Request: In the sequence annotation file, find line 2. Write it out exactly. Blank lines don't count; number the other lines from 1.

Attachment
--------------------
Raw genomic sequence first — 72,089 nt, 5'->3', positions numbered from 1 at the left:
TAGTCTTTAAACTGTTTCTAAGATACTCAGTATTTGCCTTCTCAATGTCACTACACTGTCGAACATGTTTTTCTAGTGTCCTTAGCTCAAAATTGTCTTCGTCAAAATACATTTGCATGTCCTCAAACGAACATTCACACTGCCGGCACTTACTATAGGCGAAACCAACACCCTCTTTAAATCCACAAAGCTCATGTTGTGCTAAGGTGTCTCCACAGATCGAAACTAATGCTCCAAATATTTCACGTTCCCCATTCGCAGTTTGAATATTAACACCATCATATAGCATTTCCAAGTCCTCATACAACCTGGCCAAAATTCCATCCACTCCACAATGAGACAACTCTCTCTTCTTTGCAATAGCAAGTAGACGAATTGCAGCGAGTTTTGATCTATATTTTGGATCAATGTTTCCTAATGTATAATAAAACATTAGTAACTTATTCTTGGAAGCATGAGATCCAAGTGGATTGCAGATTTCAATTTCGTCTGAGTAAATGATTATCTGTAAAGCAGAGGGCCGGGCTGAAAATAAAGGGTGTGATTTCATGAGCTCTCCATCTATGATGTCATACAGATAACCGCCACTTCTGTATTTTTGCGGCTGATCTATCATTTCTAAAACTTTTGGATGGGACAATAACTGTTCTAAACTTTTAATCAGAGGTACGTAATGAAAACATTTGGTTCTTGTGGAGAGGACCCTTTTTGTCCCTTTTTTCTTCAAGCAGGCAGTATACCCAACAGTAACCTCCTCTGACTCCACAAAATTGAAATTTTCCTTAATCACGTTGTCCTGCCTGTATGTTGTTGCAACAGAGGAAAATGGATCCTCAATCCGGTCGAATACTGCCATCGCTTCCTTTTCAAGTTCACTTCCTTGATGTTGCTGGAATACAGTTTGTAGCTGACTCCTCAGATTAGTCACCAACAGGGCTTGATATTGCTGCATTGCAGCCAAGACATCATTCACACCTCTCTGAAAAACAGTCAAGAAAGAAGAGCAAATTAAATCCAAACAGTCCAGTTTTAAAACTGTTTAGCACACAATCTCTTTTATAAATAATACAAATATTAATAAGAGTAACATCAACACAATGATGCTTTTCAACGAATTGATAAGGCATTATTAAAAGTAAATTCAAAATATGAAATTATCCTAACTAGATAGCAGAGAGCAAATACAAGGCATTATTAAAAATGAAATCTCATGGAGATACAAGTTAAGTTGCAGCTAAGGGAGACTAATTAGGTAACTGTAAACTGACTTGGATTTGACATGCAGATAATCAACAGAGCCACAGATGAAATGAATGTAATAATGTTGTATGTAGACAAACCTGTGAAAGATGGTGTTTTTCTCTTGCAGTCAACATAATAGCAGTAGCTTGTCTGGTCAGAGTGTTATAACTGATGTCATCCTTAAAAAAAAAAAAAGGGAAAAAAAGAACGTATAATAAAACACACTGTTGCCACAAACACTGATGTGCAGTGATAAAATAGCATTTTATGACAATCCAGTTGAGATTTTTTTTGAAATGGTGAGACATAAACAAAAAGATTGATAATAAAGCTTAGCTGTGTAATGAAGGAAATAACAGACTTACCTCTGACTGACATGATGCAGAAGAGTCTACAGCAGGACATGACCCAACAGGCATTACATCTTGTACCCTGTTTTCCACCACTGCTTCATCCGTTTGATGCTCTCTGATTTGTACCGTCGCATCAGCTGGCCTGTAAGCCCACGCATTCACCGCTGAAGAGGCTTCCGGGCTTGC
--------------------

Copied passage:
TAGTCTTTAAACTGTTTCTAAGATACTCAGTATTTGCCTTCTCAATGTCACTACACTGTCGAACATGTTTTTCTAGTGTCCTTAGCTCAAAATTGTCTTCGTCAAAATACATTTGCATGTCCTCAAACGAACATTCACACTGCCGGCACTTACTATAGGCGAAACCAACACCCTCTTTAAATCCACAAAGCTCATGTTGTGCTAAGGTGTCTCCACAGATCGAAACTAATGCTCCAAATATTTCACGTTCCCCATTCGCAGTTTGAATATTAACACCATCATATAGCATTTCCAAGTCCTCATACAACCTGGCCAAAATTCCATCCACTCCACAATGAGACAACTCTCTCTTCTTTGCAATAGCAAGTAGACGAATTGCAGCGAGTTTTGATCTATATTTTGGATCAATGTTTCCTAATGTATAATAAAACATTAGTAACTTATTCTTGGAAGCATGAGATCCAAGTGGATTGCAGATTTCAATTTCGTCTGAGTAAATGATTATCTGTAAAGCAGAGGGCCGGGCTGAAAATAAAGGGTGTGATTTCATGAGCTCTCCATCTATGATGTCATACAGATAACCGCCACTTCTGTATTTTTGCGGCTGATCTATCATTTCTAAAACTTTTGGATGGGACAATAACTGTTCTAAACTTTTAATCAGAGGTACGTAATGAAAACATTTGGTTCTTGTGGAGAGGACCCTTTTTGTCCCTTTTTTCTTCAAGCAGGCAGTATACCCAACAGTAACCTCCTCTGACTCCACAAAATTGAAATTTTCCTTAATCACGTTGTCCTGCCTGTATGTTGTTGCAACAGAGGAAAATGGATCCTCAATCCGGTCGAATACTGCCATCGCTTCCTTTTCAAGTTCACTTCCTTGATGTTGCTGGAATACAGTTTGTAGCTGACTCCTCAGATTAGTCACCAACAGGGCTTGATATTGCTGCATTGCAGCCAAGACATCATTCACACCTCTCTGAAAAACAGTCAAGAAAGAAGAGCAAATTAAATCCAAACAGTCCAGTTTTAAAACTGTTTAGCACACAATCTCTTTTATAAATAATACAAATATTAATAAGAGTAACATCAACACAATGATGCTTTTCAACGAATTGATAAGGCATTATTAAAAGTAAATTCAAAATATGAAATTATCCTAACTAGATAGCAGAGAGCAAATACAAGGCATTATTAAAAATGAAATCTCATGGAGATACAAGTTAAGTTGCAGCTAAGGGAGACTAATTAGGTAACTGTAAACTGACTTGGATTTGACATGCAGATAATCAACAGAGCCACAGATGAAATGAATGTAATAATGTTGTATGTAGACAAACCTGTGAAAGATGGTGTTTTTCTCTTGCAGTCAACATAATAGCAGTAGCTTGTCTGGTCAGAGTGTTATAACTGATGTCATCCTTAAAAAAAAAAAAAGGGAAAAAAAGAACGTATAATAAAACACACTGTTGCCACAAACACTGATGTGCAGTGATAAAATAGCATTTTATGACAATCCAGTTGAGATTTTTTTTGAAATGGTGAGACATAAACAAAAAGATTGATAATAAAGCTTAGCTGTGTAATGAAGGAAATAACAGACTTACCTCTGACTGACATGATGCAGAAGAGTCTACAGCAGGACATGACCCAACAGGCATTACATCTTGTACCCTGTTTTCCACCACTGCTTCATCCGTTTGATGCTCTCTGATTTGTACCGTCGCATCAGCTGGCCTGTAAGCCCACGCATTCACCGCTGAAGAGGCTTCCGGGCTTGC